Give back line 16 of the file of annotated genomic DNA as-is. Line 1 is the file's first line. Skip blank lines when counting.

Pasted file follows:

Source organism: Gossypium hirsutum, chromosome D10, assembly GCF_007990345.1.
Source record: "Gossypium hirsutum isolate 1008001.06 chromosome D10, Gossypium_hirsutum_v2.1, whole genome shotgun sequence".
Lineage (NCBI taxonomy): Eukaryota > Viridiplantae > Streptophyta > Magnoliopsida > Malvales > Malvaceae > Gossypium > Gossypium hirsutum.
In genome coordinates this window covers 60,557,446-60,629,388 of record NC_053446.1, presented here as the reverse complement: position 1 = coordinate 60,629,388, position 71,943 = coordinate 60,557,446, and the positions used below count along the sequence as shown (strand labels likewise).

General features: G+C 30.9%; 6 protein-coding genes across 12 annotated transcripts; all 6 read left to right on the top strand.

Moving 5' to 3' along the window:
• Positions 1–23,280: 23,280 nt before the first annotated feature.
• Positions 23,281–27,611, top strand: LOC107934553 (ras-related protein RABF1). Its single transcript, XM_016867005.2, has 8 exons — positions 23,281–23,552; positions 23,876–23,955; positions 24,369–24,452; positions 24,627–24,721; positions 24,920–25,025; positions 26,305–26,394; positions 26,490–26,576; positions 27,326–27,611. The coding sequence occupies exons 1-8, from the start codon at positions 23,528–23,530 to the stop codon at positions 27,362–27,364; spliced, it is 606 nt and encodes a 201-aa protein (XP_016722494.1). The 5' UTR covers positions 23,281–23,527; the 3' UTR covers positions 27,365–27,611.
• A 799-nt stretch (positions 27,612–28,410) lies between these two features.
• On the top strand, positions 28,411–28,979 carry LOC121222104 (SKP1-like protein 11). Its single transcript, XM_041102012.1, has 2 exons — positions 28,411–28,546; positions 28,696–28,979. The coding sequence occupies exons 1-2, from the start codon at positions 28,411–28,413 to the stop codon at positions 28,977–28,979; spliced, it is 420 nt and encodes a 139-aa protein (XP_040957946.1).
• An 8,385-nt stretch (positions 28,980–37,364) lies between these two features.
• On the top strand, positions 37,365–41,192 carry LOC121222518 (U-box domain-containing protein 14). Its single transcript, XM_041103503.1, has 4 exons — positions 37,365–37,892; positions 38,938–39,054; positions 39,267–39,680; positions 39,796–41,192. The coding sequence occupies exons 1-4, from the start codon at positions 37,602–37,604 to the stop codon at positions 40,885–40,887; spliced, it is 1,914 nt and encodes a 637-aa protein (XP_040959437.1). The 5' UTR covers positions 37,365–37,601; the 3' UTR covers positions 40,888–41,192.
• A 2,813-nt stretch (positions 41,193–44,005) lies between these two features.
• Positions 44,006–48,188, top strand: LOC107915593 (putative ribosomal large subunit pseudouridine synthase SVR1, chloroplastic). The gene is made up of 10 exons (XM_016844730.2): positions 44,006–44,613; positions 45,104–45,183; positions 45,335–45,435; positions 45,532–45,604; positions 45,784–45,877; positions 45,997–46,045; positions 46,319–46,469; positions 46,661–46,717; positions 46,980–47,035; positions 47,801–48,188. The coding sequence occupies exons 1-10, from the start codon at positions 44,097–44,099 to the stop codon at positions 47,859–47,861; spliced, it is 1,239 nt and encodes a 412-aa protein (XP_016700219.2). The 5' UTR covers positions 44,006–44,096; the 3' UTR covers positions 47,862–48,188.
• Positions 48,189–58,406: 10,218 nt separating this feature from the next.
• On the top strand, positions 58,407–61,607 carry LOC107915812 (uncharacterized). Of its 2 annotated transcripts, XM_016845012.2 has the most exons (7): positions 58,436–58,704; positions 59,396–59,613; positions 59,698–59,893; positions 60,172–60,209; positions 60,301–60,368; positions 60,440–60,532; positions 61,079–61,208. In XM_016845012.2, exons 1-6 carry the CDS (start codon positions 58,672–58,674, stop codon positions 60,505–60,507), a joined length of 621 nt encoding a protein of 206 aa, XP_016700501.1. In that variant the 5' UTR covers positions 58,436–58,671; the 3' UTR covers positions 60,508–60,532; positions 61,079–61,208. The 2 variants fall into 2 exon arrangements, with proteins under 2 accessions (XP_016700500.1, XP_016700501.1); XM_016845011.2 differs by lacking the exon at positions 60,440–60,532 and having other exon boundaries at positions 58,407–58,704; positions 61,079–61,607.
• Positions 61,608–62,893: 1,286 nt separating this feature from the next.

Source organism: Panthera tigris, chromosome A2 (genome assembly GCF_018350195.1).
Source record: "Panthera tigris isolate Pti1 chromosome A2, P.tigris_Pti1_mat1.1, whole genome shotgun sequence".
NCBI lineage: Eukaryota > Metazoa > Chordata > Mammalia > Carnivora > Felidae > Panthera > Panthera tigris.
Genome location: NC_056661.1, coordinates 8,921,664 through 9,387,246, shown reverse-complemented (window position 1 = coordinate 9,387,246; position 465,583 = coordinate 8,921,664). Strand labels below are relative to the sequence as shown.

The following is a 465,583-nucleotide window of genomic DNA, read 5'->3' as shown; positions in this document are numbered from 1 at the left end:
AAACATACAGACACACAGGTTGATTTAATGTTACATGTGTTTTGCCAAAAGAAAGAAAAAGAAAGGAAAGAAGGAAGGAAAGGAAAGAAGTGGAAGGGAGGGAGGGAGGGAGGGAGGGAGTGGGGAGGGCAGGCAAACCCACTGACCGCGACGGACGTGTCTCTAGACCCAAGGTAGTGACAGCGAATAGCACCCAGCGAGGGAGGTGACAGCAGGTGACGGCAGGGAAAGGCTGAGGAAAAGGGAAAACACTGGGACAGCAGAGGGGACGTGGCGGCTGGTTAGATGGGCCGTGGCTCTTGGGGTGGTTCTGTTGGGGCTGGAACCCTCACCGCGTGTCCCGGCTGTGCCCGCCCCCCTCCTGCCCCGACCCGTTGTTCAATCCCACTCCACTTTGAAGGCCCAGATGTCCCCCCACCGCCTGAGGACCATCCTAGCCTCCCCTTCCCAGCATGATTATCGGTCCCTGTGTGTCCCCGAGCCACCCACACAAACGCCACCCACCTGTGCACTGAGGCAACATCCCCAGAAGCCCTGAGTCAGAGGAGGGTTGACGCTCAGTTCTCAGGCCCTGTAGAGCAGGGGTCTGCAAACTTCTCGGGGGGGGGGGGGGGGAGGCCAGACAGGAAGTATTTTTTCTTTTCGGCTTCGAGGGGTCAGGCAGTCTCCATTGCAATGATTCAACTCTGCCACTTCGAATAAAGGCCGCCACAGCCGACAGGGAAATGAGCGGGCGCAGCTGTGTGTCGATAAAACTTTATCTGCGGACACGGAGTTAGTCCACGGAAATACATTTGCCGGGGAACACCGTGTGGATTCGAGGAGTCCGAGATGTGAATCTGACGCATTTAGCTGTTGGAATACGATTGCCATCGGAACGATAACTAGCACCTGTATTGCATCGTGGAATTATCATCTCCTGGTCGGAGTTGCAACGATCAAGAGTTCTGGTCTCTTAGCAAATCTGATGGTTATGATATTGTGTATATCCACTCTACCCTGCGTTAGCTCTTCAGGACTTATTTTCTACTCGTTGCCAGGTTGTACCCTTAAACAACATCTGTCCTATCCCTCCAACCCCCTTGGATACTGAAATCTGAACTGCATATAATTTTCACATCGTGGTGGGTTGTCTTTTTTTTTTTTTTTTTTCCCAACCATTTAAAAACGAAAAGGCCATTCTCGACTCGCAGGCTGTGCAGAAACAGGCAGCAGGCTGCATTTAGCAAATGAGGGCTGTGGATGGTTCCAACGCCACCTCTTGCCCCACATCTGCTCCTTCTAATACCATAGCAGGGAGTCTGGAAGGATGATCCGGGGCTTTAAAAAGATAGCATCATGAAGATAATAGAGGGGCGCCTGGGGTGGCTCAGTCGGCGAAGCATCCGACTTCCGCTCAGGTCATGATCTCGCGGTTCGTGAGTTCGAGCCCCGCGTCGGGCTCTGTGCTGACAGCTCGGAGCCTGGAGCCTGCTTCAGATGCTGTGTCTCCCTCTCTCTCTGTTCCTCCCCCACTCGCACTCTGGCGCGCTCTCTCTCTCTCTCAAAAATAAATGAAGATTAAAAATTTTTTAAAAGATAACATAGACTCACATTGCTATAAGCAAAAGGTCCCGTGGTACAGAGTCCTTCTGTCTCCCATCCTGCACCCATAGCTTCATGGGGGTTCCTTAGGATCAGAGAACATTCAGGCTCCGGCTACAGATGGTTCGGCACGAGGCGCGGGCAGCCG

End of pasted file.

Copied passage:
• On the top strand, positions 58,407–61,607 carry LOC107915812 (uncharacterized). Of its 2 annotated transcripts, XM_016845012.2 has the most exons (7): positions 58,436–58,704; positions 59,396–59,613; positions 59,698–59,893; positions 60,172–60,209; positions 60,301–60,368; positions 60,440–60,532; positions 61,079–61,208. In XM_016845012.2, exons 1-6 carry the CDS (start codon positions 58,672–58,674, stop codon positions 60,505–60,507), a joined length of 621 nt encoding a protein of 206 aa, XP_016700501.1. In that variant the 5' UTR covers positions 58,436–58,671; the 3' UTR covers positions 60,508–60,532; positions 61,079–61,208. The 2 variants fall into 2 exon arrangements, with proteins under 2 accessions (XP_016700500.1, XP_016700501.1); XM_016845011.2 differs by lacking the exon at positions 60,440–60,532 and having other exon boundaries at positions 58,407–58,704; positions 61,079–61,607.